Gungor just released their latest album I Am Mountain, a beautiful stripping down of faith to it's most basic elements, a question with a living answer. All italics on this post are from their song, Long Way Off.
If the sin of post-modernism is incessant questioning, the sin of modernism was over confidence in an ever updated list of facts.
The smartest men
They saw a world with
Corners and endings
Far far far away
When they drew it out and searched it
They were a long way
Were a long
We're a long way
While Columbus and most of his contemporaries absolutely knew the world was round, it works as great metaphor for a host of other biblical/scientific items in church history. Galileo for example was declared a heretic for believing that the entire universe revolves around the earth rather than the earth orbiting the sun. An idea based on interpretations of psalm 104:5:
He set the earth on its foundations;
it can never be moved.
Eventually it became painfully obvious that we were not only orbiting, but tilted and spinning.
Not that science is the answer either.
The erudite composed a thesis.
Everything we see is
all all all there is.
But as an apophatic mystic
we're a long way...
The reality is that while my faith may be based on actual and defensible reasons, the human element (me) taints the legitimacy of my own belief. The same voice that questions the arrogance of modern science echoes in my own head. "But what if you're wrong?"
It may seem maddening, to entertain such unknowing, continually wondering out loud whether or not I believe. Sometimes yes, but in the same way that it's often maddening to question my marriage. "Do I love Courtney? Do I believe?" While I may be able to display it, I can't prove it, even to myself. And on some days I don't believe. But the reality is I don't have to prove it or even believe it at all times to walk in it, to be joined to it in the deepest human bond.
A comedian once said of his close call with failed marriage that fighting isn't the bottom of the barrel, but rather indifference. When I recently heard some young married friends finally having a spat in front of the rest of us, I thought to myself, "Yes–they are going to have a long and illustrious message." They were no longer concerned about an image, putting on a face for friends, they were fighting with and for something that meant the world to them.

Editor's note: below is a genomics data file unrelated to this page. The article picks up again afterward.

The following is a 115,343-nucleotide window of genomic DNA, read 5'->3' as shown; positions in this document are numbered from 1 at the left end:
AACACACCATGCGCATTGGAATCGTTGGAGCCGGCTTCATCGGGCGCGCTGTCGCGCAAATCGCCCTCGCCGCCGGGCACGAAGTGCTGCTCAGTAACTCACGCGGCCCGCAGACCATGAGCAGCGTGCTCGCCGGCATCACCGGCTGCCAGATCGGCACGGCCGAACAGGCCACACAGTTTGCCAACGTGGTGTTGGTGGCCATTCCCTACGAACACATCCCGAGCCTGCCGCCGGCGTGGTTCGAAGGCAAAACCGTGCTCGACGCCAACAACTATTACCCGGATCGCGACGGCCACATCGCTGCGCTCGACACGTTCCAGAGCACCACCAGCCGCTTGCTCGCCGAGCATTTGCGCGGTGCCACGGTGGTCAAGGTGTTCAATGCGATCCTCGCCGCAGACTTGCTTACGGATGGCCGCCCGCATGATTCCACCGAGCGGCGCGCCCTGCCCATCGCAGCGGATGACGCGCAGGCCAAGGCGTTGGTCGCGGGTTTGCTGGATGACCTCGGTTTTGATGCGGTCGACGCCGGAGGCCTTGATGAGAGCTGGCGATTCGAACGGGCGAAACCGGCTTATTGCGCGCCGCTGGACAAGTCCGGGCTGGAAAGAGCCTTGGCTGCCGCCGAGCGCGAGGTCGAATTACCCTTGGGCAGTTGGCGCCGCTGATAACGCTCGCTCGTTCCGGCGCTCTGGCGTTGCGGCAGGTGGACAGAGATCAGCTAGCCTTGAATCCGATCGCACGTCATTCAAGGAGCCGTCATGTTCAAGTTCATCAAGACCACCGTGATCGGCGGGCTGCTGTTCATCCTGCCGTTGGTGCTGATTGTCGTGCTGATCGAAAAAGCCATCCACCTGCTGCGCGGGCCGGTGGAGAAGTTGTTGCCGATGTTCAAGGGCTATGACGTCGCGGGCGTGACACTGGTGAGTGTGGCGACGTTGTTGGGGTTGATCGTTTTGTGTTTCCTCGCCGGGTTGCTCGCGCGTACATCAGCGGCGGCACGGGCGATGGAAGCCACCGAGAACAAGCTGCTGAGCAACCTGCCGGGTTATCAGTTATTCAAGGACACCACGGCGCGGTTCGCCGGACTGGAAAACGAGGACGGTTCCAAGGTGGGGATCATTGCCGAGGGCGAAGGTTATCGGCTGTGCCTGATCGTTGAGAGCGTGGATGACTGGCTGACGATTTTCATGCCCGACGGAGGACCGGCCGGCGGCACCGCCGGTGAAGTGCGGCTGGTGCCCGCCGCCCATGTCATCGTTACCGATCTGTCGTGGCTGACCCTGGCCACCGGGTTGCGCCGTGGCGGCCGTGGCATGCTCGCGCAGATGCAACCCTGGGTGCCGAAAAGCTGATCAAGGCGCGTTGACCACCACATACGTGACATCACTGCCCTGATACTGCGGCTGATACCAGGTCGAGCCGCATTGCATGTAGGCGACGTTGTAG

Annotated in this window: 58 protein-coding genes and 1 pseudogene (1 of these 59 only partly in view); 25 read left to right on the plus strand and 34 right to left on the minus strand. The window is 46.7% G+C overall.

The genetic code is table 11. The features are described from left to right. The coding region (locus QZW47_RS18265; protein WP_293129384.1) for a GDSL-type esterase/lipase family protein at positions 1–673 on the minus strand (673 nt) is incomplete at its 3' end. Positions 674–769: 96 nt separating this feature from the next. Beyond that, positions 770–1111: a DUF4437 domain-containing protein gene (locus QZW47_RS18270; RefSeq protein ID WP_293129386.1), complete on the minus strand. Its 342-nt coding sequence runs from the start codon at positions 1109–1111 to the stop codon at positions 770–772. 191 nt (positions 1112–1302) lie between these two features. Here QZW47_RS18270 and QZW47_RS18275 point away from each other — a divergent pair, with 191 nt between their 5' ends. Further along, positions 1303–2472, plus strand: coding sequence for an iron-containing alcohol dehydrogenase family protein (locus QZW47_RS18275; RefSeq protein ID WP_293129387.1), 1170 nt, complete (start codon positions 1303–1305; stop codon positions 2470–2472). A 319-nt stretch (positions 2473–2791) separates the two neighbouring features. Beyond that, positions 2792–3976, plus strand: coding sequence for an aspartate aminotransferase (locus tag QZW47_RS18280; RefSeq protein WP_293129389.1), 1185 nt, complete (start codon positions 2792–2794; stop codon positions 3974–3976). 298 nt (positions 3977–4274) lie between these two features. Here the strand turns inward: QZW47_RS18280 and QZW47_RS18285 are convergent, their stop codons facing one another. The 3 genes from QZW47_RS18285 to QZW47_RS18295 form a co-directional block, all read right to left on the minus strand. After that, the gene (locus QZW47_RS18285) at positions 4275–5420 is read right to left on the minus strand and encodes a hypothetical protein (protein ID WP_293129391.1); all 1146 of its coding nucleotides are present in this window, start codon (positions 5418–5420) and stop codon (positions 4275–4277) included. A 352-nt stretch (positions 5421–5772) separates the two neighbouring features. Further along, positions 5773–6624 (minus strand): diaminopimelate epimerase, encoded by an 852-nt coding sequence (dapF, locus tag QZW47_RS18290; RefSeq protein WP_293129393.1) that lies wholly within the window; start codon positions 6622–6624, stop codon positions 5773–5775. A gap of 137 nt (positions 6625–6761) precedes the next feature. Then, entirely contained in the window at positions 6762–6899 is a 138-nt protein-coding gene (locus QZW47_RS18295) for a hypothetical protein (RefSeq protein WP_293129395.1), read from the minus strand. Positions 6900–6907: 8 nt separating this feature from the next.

The same is true of faith. Whether it's fair or not, I don't have much trust in those who have never spoken with unwavering and unquestioning confidence in their construction of belief. My suspicion is that they either don't have a relationship with God honest enough to handle questions, or they just won't admit it in public.
Those who claim unerring confidence are claiming ultimate knowledge. In other words, omnipotence.
To borrow sloppily from an older folk tune, "my hope is built on nothing less, than Jesus...." If what I believe about the legitimacy of my faith is true, then I also believe that Jesus is called the author and finisher of my faith. My faith is not a list of dogma, it is the honor of joining with Jacob renamed Israel, one who wrestles with God.
The questions, the doubt, the fight, it is a sign that there is something worth fighting with and for. And much like my physical marriage, there are some days that fights end with unbridled passion, and others that end in silence when all we can do is keep holding on as I wonder what this is all about.
But each day is a new chance to speak and wrestle with the answer to my never ending question.
I'll give Gungor the last word.
With my castles gone
To the constant sea
Would you stay with me
Stay with me